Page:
BB - Well, you mention encouraging new callers to, uh, to do more one night stands and so forth.  Do you have any secrets for this recruiting problem that square dancing has today?

 

JM - Uh, we have some clubs in New England that have been very successful and are continuing to be successful.  Just this past Sunday at a callers association meeting I heard about the Litchfield Swingers that have 33 people in their class.  The Concord Coach in Concord New Hampshire have over 30 people in their class.  How do they do it?  We asked.  And the answer was “The old fashioned recruiting ways.  Every club member gets a post card.  They have to list the names of five people who might come.  Then the Executive Committee goes and makes telephone contact with all of those people.  And, if they fail to show up the first night of class, they get a telephone call the next week.  It’s hard work.  But where the clubs are willing to recruit, that works. You ask about the one night stand business.  One of the newer callers in this area, Chris Pinkham, believed me when I encouraged him to try the one night stand business along with his club calling  and he went to the camping show in Manchester last spring and.  went around to each of the campgrounds that had a booth there and said “I’m a square dance caller and I can provide you with an entertaining program at your campground.”  He booked every single Saturday night for that summer at that camping convention.  And he has now booked Saturday and Friday for next summer with the same campgrounds because they had so much fun doing his one night stand square dancing that they came back and said “Can’t we have another night?”  He said “Saturdays are gone, you’ll have to take Friday.”  So they took Friday.  So square dancing is a popular product which can be marketed if somebody is willing to work at it.  But, if all you want out of square dancing is to make challenging puzzles, you won’t be a one night stand caller. 

 

BB - Yeah, I remember way back a number of years ago, one of the callers who came into the activity, came in through the club program and the class program.   He had a chance to do a one night stand and he got there and he discovered that he didn’t know how to call a one night stand.  In fact a fellow told me back in Albuquerque before I left for this trip that he attended another callers one night stand and he had to teach Square Thru  before he could use a singing call.

 

JM - There are a number of people who do that in their square dance classes these days.  And that’s unfortunate.  We’ve got a guy down in Connecticut, Jack - and I’ve forgotten his last name who does only one night stands.  He used to be a club caller many years ago and he gave it up and went into the one night stand business.  BB Yeah, there’s quite a few around.  Hal Petscke for one.  JM This guy came to our callers school.  He was calling over 290 dances a year and his income from that activity was more than the entire income of the four callers on the staff of the school combined. 

 

BB - Right. 

 

JM - There’s a message there which some of the new callers are beginning to understand.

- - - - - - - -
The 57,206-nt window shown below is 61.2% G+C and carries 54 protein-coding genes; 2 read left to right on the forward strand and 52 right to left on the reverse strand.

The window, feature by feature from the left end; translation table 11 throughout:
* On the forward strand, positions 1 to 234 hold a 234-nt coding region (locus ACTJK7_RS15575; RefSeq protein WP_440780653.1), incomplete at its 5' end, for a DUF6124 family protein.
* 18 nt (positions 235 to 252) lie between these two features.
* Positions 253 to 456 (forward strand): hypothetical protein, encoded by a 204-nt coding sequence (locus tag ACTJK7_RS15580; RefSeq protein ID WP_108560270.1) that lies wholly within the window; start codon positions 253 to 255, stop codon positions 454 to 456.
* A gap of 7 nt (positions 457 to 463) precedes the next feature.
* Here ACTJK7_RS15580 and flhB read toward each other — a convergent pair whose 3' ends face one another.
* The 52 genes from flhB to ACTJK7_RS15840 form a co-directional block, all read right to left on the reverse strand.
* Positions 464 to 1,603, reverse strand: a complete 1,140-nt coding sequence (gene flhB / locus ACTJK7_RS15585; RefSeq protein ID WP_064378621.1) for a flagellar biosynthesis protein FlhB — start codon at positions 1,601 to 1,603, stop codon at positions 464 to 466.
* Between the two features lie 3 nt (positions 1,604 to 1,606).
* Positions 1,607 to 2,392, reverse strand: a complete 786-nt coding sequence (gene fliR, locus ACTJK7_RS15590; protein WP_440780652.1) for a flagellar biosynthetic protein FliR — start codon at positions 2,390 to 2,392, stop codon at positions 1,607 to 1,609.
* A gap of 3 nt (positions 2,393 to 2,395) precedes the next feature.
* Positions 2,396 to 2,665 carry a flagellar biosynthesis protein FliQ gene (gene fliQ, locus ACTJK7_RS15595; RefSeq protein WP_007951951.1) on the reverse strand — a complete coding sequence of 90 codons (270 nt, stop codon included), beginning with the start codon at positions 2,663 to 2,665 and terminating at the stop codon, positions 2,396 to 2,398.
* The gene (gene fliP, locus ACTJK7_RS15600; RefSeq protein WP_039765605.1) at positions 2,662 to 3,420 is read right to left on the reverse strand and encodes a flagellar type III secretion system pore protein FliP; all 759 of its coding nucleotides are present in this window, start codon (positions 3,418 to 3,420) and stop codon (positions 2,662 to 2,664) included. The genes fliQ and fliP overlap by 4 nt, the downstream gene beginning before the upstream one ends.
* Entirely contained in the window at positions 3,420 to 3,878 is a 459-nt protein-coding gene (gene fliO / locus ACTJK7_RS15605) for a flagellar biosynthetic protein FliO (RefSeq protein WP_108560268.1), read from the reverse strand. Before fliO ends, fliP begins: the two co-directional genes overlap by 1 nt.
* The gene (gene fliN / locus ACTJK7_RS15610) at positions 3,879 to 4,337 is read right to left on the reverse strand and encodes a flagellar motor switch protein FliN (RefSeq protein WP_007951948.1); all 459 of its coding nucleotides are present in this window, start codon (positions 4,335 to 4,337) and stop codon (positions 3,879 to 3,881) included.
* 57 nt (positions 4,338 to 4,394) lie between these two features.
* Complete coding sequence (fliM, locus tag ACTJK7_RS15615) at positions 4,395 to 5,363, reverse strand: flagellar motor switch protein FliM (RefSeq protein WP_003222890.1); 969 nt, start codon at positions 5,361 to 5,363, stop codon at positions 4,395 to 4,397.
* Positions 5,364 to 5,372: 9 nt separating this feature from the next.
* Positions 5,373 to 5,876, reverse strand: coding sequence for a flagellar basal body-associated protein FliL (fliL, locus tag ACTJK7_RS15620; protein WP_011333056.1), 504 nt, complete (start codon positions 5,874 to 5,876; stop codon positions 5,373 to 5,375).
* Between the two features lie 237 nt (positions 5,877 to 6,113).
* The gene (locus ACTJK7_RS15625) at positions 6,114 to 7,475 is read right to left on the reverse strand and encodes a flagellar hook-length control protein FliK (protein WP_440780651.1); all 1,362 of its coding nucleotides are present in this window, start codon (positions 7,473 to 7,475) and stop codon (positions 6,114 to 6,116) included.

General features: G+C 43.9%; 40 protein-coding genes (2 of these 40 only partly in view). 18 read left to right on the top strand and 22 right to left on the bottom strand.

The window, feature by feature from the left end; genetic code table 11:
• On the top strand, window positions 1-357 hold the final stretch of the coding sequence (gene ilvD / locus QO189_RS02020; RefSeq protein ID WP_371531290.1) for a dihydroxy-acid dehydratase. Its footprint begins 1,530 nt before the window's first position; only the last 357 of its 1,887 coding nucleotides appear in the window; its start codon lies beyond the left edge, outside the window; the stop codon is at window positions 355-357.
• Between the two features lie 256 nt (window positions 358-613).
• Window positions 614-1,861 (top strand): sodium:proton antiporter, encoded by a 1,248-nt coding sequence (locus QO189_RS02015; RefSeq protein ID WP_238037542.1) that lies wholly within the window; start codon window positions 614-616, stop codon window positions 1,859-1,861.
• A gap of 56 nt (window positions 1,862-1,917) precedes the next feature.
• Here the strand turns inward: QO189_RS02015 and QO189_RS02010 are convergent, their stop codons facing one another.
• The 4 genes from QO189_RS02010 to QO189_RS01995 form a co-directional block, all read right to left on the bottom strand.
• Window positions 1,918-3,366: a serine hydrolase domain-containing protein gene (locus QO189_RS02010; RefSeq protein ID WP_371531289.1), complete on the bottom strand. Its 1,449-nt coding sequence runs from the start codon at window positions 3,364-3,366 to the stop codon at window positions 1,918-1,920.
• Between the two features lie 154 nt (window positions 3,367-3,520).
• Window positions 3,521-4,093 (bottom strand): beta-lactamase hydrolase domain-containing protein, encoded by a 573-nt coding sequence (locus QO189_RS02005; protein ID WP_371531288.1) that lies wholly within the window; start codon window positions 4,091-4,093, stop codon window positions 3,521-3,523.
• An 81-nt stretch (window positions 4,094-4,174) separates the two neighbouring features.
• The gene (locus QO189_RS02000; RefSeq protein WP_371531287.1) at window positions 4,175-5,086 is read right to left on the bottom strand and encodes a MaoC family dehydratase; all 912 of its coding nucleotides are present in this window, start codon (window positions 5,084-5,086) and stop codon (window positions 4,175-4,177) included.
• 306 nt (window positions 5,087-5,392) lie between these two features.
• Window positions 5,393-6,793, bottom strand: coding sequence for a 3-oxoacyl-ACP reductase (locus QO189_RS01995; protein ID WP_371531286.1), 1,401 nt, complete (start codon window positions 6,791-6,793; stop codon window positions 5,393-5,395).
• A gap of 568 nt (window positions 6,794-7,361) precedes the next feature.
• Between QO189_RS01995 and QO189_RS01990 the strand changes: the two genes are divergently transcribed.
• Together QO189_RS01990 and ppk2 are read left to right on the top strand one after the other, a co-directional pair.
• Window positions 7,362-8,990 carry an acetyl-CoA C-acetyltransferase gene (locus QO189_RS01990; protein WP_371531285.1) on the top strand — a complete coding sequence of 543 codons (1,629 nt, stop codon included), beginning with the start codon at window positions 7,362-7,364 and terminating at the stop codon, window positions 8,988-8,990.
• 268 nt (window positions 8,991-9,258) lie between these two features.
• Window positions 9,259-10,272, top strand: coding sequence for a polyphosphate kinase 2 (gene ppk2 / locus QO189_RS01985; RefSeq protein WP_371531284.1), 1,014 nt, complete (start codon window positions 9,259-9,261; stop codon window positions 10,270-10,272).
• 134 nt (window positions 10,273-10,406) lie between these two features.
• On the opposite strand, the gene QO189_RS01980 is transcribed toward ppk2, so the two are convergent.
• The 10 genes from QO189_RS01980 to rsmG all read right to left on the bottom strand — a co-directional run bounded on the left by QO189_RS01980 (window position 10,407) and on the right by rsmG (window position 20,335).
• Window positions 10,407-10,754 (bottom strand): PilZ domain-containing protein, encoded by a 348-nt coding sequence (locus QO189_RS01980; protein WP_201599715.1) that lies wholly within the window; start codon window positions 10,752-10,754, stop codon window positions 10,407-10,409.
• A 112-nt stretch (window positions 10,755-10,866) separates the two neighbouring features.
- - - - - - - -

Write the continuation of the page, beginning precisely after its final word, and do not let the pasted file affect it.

BB - Right.   

 

JM - Out of that could come a rebirth - 

 

BB - Right  

 

JM - and its going to be callers with that attitude that rebuild our activity. 

 

BB -  And that ability to maintain - 

 

(Joann enters, says “Hi” and “Look at me -.Look at my eyes”.)

 

BB - So one of the things we want to be sure to mention before we get to the end of this tape is that you have several awards that should be mentioned and put on the record.  Number one is the Sets In Order Hall Of Fame and are one of those thirty-five.  And you also received the Milestone award from CALLERLAB.  You also received the Yankee Clipper award with is a New England wide award and the New England Hall Of Fame also.  And that’s ah, I want to be sure we have that on tape so that we save it for posterity. Jim I want to really thank you for taking the time.  I’m sorry you had that problem with your back.  I’m sure that’ll clear up in a couple of months or something  

 

JM - Hopefully in a couple of hours -

 

BB - I hope so, right.  

 

JM -  or at most a couple of days.   

 

BB - So, Jim, Thank you very much for your time and effort and your hospitality.  We’ll look forward to seeing you here and there.  We’ll see you out at CALLERLAB if no where else.   

 

JM - I certainly appreciate the program that you are doing here and the fact that somebody is out getting on tape the experience and wisdom of those of us who have been in the activity a long time. 

 

BB - Right    

 

JM - Your own family has been involved as long as any of them I’m sure.  And it’s nice to know that somewhere, at least, these records will exist.  I’ve been concerned as I’ve seen some of the

long time leaders who are no longer available to us, wishing that this project or one like it could get accomplished.  I want to thank you for undertaking to do it making your time and resources available to get it all on tape. 

 

BB - Well good. 

 

JM - I’m pleased to have been a part of it.  

 

BB - Good. Thank you very much Jim.

 

 

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Written By: Bob Brundage
Date Posted: 4/11/2008
Number of Views: 2252